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Pacific Northwest Seismic Network

From Wikipedia, the free encyclopedia

The Pacific Northwest Seismic Network, or PNSN, collects and studies ground motions from about 400 seismometers in the U.S. states of Oregon and Washington. PNSN monitors volcanic and tectonic activity, gives advice and information to the public and policy makers, and works to mitigate earthquake hazard.

Motivation

Damaging earthquakes are well known in the Pacific Northwest, including several larger than magnitude 7, most notably the M9 1700 Cascadia earthquake and the M7.0–7.3 earthquake in about 900AD on the Seattle Fault. The M6.5 1965 Puget Sound earthquake shook the Seattle, Washington area, causing substantial damage and seven deaths. This event spurred the installation of the Pacific Northwest Seismic Network in 1969 to monitor regional earthquake activity.

Observations and efficacy

Earthquakes are recorded frequently beneath Mount St. Helens, Mount Rainier, and Mount Hood. After successfully using seismic activity to predict the 1980 Mt. St. Helens eruption, monitoring was expanded to other Cascade Mountains volcanoes. The PNSN, in conjunction with the Cascades Volcano Observatory of the USGS, now monitors seismicity at all the Cascade volcanoes in Washington and Oregon.

The network was significantly expanded after the damaging 2001 Nisqually earthquake. After an earthquake on January 30, 2009 the network's emergency notification system failed.[1] A magnitude 4.3 earthquake in February 2015 showed that the present architecture of the network results in a significant delay in the early warning notification program, depending upon the location of the quake,[2] leading to proposals to again expand the network.[3] The early warning notification program was implemented with its reliability contingent upon unknown future funding, but with the election of Donald Trump "future funding is uncertain" according to Washington Congressman Derek Kilmer.[4] The president's budget for the fiscal year commencing October 1, 2018 calls for reductions in funding and staff for the early warning notification program. [5]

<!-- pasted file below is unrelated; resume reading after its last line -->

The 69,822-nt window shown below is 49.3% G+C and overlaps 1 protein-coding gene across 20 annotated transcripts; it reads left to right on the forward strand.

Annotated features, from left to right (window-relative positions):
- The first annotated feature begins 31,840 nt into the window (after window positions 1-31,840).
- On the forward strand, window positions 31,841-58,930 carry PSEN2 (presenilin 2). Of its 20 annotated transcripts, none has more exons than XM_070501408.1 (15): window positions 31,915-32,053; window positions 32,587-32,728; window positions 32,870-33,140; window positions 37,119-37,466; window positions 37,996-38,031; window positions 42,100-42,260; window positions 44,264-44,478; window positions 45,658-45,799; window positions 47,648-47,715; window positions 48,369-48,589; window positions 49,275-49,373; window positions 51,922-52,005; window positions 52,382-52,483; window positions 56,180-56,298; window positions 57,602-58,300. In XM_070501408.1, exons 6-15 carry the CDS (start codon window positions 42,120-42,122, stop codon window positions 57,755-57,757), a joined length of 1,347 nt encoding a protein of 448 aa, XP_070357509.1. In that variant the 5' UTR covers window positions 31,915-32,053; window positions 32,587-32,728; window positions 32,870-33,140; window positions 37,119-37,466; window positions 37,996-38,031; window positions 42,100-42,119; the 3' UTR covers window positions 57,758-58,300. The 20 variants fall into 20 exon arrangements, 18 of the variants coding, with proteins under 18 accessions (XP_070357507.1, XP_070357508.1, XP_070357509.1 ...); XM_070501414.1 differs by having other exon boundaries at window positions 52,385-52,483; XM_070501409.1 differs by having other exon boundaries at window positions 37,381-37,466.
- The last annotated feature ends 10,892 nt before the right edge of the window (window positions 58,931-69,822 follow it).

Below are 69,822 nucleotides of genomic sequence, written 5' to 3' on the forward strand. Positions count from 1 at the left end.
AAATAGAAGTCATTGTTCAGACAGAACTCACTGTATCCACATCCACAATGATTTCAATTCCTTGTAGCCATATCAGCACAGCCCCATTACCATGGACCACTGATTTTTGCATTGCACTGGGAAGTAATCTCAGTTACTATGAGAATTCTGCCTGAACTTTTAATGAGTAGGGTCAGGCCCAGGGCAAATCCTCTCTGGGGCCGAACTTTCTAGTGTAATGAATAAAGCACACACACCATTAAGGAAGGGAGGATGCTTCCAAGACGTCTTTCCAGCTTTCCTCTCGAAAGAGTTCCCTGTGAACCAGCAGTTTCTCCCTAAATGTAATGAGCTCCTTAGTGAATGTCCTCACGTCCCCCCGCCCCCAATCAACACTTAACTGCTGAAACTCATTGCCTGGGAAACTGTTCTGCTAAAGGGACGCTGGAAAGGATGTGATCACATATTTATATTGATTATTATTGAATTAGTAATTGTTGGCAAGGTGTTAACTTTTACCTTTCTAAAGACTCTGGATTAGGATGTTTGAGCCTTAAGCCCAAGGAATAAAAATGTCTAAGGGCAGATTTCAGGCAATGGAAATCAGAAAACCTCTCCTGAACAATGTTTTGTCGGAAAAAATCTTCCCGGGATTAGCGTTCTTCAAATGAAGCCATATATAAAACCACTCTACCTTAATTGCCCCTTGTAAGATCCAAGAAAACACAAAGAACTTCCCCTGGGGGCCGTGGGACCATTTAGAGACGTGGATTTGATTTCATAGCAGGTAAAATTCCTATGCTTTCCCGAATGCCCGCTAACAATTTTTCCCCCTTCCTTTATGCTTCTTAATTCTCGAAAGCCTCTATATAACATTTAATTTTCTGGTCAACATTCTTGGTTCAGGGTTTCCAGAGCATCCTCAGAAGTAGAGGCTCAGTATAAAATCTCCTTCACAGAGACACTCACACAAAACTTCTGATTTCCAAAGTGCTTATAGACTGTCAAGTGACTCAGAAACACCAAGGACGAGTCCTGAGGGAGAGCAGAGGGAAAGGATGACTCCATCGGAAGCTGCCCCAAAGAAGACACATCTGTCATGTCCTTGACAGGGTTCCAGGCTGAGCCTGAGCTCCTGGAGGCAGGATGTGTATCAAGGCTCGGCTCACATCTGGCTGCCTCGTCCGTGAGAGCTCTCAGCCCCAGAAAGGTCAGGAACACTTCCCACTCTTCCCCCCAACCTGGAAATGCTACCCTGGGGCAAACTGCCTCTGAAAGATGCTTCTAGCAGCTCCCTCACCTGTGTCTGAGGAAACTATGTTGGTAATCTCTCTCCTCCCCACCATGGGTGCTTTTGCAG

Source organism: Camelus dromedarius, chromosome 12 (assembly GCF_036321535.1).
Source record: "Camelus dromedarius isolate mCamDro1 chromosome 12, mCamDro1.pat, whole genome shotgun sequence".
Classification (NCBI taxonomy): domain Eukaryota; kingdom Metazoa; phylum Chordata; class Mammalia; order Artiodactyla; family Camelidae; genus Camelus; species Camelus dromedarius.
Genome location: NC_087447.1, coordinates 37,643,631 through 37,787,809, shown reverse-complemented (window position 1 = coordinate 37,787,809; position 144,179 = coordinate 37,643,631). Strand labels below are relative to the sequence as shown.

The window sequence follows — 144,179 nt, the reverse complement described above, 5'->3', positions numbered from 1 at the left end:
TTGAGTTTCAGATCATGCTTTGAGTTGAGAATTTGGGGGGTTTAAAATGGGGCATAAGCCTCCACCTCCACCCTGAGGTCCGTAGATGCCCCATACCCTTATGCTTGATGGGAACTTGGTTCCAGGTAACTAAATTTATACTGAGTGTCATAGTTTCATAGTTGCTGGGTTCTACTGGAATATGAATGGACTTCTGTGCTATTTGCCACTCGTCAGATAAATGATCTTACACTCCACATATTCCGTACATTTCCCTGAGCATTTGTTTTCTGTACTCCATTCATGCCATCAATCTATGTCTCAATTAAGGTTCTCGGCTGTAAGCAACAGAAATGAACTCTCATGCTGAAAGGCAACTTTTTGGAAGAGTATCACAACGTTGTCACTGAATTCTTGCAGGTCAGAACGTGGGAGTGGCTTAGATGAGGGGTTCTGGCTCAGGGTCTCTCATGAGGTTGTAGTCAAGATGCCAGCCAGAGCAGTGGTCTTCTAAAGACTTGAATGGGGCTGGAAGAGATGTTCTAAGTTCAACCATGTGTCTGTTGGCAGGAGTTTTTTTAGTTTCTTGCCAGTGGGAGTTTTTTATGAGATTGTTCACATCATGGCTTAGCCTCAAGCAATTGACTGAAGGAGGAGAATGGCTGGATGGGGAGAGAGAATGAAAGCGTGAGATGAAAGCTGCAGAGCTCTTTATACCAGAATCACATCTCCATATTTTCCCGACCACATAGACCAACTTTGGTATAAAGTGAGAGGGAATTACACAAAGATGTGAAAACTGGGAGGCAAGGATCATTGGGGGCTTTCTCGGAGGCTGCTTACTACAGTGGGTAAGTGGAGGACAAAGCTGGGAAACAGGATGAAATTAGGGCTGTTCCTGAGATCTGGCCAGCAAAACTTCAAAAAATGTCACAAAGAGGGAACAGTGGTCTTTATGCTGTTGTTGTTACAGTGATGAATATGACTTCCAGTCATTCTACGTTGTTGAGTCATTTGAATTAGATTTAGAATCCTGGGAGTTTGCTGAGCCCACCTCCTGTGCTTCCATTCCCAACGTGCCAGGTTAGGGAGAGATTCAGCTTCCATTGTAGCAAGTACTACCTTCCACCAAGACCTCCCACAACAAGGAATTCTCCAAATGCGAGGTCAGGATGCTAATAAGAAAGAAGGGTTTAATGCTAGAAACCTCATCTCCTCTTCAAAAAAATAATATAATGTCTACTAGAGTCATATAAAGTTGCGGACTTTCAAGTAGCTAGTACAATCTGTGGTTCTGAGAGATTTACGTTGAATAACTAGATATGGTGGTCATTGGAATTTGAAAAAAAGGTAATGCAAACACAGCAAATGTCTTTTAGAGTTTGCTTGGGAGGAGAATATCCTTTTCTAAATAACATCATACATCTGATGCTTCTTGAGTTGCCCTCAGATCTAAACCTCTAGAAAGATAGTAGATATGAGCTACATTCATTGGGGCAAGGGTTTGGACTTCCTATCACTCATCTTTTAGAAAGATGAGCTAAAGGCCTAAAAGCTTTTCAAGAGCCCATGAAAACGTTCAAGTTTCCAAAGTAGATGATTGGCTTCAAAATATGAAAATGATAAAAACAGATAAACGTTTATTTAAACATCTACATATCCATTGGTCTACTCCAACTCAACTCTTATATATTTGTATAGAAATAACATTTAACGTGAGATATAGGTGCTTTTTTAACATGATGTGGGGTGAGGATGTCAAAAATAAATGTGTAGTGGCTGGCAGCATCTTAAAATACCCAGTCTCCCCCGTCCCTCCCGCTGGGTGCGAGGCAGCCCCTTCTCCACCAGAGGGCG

Operations and data archiving

The network operates from the Earth and Space Sciences Department at the University of Washington in Seattle, and its data archiving is at the Data Management Center of the IRIS Consortium in Seattle. The network is also affiliated with the University of Oregon Department of Geology.[6] It is the second largest of the regional seismic networks in the ANSS (Advanced National Seismic System) and has produced more data than the networks in the states of Alaska, Utah, Nevada, Hawaii and the New Madrid, Missouri-Tennessee-Kentucky-Arkansas area.

The network is funded primarily by the United States Geological Survey, which stations its own staff on the campus, and the network is managed by UW staff. Additional funding is provided by the Department of Energy, the State of Washington, and the State of Oregon.

References

  1. ^ "Friday's Kingston-area quake revealed cracks in alert system". The Seattle Times. January 31, 2009.
  2. ^ "Earthquake in Cascades not best sign for early warning system | The Spokesman-Review". www.spokesman.com.
  3. ^ "Technical Implementation Plan for the Shake Alert Production System—An Earthquake Early Warning System for the West Coast of the United States" (PDF). pubs.usgs.gov. 2014. Retrieved August 11, 2020.
  4. ^ "Earthquake early-warning system comes to Washington — but it's not for the public yet". Retrieved April 13, 2017.
  5. ^ "Trump again seeks to end funding for earthquake early warning system". Retrieved February 20, 2018.
  6. ^ "About section from official website". Pacific Northwest Seismic Network. Retrieved February 24, 2015.

External links

This page was last edited on 11 August 2020, at 16:46
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